At around $37 a barrel, crude prices are well below the $60 firms such as Total, Statoil and BP need to balance their books, a level that has already been sharply reduced over the past 18 months.
International oil companies are once again being forced to cut spending, sell assets, shed jobs and delay projects as the oil slump shows no sign of recovery.
U.S. producers Chevron and ConocoPhillips have published plans to slash their 2016 budgets by a quarter. Royal Dutch Shell has also announced a further $5 billion in spending cuts if its planned takeover of BG Group goes ahead.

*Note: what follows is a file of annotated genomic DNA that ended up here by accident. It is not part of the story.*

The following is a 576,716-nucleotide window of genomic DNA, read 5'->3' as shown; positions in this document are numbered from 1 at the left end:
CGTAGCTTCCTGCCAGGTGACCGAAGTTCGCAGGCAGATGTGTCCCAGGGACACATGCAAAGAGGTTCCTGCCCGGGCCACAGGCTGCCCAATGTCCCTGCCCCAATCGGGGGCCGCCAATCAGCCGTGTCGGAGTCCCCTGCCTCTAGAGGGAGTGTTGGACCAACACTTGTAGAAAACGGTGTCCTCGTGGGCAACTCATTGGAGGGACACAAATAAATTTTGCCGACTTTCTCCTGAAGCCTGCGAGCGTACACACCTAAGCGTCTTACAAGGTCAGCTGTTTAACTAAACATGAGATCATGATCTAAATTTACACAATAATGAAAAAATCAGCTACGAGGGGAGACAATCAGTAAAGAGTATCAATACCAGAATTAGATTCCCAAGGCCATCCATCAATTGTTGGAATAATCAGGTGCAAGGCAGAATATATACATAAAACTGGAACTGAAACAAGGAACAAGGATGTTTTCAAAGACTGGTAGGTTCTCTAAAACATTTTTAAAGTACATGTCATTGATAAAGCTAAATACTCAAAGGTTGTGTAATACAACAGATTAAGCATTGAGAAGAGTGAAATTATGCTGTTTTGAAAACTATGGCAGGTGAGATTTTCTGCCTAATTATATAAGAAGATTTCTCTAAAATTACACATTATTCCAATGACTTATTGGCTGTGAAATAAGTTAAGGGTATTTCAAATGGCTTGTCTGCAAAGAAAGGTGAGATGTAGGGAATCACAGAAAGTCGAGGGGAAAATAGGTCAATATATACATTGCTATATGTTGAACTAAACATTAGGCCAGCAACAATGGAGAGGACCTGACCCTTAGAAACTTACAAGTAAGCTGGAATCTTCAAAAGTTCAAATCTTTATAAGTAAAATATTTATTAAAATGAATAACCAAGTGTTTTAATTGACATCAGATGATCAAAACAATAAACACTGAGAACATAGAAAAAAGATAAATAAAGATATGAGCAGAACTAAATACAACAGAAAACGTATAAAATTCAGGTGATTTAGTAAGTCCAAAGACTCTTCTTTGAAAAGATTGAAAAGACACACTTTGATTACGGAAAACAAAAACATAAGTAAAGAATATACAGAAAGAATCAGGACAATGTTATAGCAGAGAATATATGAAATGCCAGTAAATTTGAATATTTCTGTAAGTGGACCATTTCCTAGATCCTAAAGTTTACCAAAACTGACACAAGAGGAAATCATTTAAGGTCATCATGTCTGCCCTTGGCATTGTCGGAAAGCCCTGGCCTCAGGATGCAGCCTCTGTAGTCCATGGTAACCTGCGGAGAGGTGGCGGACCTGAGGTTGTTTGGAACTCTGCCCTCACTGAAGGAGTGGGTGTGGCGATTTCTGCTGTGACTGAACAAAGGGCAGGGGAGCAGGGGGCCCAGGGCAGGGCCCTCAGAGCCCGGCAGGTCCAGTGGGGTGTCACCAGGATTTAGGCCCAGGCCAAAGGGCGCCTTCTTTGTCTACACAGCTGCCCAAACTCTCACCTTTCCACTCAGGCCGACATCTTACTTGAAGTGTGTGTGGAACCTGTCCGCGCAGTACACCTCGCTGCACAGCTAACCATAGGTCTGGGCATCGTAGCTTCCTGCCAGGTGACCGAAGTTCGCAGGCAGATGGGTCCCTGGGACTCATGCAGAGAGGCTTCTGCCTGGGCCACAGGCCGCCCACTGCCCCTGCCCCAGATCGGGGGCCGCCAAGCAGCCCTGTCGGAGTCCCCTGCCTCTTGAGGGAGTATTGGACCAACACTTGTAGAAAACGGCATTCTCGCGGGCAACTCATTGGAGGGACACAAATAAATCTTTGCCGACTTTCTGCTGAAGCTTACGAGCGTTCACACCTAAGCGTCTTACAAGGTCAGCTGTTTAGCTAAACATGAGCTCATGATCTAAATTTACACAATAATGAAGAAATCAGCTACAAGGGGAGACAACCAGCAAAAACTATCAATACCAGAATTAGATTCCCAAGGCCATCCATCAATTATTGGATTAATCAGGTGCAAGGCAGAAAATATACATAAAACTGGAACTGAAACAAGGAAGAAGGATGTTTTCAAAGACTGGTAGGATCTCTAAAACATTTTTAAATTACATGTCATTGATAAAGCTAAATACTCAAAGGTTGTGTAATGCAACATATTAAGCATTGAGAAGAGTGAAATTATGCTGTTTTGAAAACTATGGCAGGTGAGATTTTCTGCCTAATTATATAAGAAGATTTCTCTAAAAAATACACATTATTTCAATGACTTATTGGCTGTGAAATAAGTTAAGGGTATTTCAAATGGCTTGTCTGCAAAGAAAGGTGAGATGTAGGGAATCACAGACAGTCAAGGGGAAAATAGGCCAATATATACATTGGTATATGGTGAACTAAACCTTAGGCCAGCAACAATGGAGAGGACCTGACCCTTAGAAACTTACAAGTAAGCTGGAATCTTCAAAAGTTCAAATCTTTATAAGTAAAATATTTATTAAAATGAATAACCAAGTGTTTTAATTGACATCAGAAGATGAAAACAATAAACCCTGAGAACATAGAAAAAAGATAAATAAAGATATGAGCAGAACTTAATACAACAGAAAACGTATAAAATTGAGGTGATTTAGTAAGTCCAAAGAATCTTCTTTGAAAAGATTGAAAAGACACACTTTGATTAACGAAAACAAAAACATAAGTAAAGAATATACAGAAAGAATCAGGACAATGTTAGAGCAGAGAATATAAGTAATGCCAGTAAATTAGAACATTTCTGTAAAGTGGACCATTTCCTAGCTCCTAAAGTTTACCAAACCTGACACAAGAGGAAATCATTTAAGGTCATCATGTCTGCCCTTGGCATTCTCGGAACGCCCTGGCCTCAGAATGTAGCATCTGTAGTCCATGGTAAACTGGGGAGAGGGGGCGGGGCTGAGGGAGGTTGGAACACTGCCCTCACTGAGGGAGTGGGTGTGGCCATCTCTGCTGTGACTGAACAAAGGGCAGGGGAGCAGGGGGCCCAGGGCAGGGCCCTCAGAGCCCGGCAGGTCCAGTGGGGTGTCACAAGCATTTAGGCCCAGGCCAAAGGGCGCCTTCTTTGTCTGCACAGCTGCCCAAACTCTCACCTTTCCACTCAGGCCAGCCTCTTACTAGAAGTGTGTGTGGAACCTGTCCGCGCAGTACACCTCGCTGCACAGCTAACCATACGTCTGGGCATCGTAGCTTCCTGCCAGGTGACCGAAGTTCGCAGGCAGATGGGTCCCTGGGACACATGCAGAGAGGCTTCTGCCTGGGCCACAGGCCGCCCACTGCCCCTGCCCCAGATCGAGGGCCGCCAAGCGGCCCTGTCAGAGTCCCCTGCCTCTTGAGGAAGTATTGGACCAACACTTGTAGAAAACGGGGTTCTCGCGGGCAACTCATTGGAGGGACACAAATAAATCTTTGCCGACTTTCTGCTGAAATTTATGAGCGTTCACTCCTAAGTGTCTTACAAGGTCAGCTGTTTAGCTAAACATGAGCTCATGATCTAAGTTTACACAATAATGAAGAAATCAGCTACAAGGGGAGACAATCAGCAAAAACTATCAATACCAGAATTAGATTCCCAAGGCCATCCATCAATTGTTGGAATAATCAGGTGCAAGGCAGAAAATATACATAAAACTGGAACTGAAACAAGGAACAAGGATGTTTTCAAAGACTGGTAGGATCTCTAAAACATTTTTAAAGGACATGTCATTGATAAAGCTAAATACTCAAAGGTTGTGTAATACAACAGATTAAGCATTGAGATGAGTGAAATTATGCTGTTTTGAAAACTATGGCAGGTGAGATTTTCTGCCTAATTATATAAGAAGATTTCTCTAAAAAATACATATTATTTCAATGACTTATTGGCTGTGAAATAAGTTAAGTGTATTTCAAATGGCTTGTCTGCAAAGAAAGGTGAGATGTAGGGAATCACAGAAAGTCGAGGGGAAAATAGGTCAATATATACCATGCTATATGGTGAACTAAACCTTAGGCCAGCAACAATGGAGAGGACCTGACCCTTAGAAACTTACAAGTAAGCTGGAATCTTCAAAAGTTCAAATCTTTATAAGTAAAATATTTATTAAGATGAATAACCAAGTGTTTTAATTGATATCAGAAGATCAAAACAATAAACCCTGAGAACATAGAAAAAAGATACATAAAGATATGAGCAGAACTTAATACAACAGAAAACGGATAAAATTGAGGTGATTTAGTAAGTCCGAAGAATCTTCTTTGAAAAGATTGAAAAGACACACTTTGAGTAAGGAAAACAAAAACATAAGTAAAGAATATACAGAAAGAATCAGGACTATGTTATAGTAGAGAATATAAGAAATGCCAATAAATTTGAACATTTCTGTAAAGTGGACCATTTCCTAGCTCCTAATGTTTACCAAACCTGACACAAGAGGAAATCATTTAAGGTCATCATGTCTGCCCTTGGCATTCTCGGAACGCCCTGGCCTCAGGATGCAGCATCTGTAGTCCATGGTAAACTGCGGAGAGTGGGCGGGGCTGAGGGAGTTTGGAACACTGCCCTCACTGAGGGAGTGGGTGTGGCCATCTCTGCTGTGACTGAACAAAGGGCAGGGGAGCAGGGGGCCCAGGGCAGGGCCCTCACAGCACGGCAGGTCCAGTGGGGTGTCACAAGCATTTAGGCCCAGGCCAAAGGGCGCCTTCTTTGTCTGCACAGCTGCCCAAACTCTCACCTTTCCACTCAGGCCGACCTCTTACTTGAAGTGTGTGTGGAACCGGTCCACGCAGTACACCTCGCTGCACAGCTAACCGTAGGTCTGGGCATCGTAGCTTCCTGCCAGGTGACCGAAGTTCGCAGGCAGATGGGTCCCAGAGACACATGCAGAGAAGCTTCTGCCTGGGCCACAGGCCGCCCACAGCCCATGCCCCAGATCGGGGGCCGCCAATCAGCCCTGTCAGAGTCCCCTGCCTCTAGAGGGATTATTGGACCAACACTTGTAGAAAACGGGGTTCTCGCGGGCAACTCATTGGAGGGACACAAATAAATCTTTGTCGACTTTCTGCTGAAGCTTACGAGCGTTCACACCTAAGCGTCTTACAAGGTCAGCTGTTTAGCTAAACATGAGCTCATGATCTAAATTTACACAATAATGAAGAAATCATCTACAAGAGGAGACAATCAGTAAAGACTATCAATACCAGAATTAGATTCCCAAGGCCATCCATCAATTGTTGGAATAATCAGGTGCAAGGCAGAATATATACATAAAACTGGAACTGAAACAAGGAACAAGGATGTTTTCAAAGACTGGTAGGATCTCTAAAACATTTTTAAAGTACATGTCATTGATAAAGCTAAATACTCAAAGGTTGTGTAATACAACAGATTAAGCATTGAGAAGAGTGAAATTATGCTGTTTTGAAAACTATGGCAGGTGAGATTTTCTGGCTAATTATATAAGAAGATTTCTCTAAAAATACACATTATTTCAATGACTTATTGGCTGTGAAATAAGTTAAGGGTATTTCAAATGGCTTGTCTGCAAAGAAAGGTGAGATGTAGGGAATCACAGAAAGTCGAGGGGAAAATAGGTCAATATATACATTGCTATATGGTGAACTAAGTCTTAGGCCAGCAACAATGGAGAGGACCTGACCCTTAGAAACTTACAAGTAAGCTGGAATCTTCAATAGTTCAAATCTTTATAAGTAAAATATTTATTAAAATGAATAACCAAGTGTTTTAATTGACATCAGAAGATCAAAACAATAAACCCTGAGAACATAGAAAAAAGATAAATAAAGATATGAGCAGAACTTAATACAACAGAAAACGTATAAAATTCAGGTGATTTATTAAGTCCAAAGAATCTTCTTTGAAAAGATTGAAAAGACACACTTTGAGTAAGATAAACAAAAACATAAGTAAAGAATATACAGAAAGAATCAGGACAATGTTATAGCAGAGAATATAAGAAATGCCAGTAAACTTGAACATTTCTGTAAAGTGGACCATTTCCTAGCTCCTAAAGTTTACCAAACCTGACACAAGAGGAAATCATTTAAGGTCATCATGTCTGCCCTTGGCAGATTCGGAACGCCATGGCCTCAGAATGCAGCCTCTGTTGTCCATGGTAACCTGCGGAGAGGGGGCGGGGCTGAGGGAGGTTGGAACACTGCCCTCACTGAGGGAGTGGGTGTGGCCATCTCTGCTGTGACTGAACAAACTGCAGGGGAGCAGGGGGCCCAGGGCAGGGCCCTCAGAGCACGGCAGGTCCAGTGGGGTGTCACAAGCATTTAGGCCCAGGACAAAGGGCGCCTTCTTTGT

Global oil and gas investments are expected to fall to their lowest in six years in 2016 to $522 billion, following a 22 percent fall to $595 billion in 2015, according to the Oslo-based consultancy Rystad Energy.
"This will be the first time since the 1986 oil price downturn that we see two consecutive years of a decline in investments," Bjoernar Tonhaugen, vice president of oil and gas markets at Rystad Energy, told Reuters.
The activities that survive will be those that offer the best returns.